China's 19-year-old Go player Ke Jie reacts during the second match against Google's artificial intelligence programme AlphaGo in Wuzhen, eastern China's Zhejiang province on May 25, 2017. Artificial intelligence is firmly embedded throughout the economy. Financial services firms use it to provide investment advice to customers, automakers are using it in vehicle autopilot systems, technology companies are using it to create virtual assistants like Alexa and Siri, and retailers are using artificial intelligence (AI) together with customers' prior sales histories, to predict potential purchases in the future, to name but a few examples. The potential of AI to boost economic growth has been discussed in numerous forums, including by Accenture, the Council on Foreign Relations, the McKinsey Global Institute, the World Economic Forum, and President Obama's Council of Economic Advisers, among others. The most dramatic advances in AI are coming from a data-intensive technique known as machine learning.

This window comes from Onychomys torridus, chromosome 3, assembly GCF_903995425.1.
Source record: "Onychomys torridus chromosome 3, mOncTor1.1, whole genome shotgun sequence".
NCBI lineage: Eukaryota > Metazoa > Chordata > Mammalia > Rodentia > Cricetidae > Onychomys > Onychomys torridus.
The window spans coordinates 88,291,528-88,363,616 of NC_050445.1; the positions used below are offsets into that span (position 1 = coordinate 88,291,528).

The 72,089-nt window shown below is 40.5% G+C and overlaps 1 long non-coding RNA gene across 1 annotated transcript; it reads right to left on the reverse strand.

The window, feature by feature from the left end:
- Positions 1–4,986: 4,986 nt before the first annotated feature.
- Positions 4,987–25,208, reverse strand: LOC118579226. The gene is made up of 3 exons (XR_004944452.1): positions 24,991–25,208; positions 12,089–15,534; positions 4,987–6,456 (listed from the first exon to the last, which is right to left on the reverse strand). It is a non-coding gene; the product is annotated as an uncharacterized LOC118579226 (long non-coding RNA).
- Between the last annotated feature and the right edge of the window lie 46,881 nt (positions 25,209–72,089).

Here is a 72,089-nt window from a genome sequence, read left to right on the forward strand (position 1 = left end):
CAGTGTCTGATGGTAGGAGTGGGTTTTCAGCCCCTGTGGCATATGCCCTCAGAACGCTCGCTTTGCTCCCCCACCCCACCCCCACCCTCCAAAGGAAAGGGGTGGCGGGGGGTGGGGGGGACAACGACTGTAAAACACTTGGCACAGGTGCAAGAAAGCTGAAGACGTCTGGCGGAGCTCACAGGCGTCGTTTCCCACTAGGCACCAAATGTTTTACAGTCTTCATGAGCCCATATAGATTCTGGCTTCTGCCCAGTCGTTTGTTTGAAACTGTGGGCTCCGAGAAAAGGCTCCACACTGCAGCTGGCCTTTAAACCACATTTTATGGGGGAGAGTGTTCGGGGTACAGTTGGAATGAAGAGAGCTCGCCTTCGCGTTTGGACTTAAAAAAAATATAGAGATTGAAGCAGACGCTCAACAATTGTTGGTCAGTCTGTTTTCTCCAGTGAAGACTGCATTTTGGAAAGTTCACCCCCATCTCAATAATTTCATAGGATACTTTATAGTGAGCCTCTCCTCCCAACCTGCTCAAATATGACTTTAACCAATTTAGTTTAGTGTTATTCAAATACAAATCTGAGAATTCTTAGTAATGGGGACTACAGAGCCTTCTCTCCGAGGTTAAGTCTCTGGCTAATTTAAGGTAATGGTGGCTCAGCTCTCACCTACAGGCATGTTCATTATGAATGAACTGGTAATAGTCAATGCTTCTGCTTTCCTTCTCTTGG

The Pentagon is set to award a $10bn "war cloud" contract to a technology company next month, with both Amazon and Microsoft competing for the chance to build a military-grade AI computing system. The Joint Enterprise Defence Infrastructure (Jedi) plan faces a number of obstacles before the US defence department makes its decision next month, not least from within the companies' own work forces. Microsoft employees published an open letter on Medium last year, pleading the tech giant to not bid on the Jedi contract. "Many Microsoft employees don't believe that what we build should be used for waging war," they wrote. We'll tell you what's true.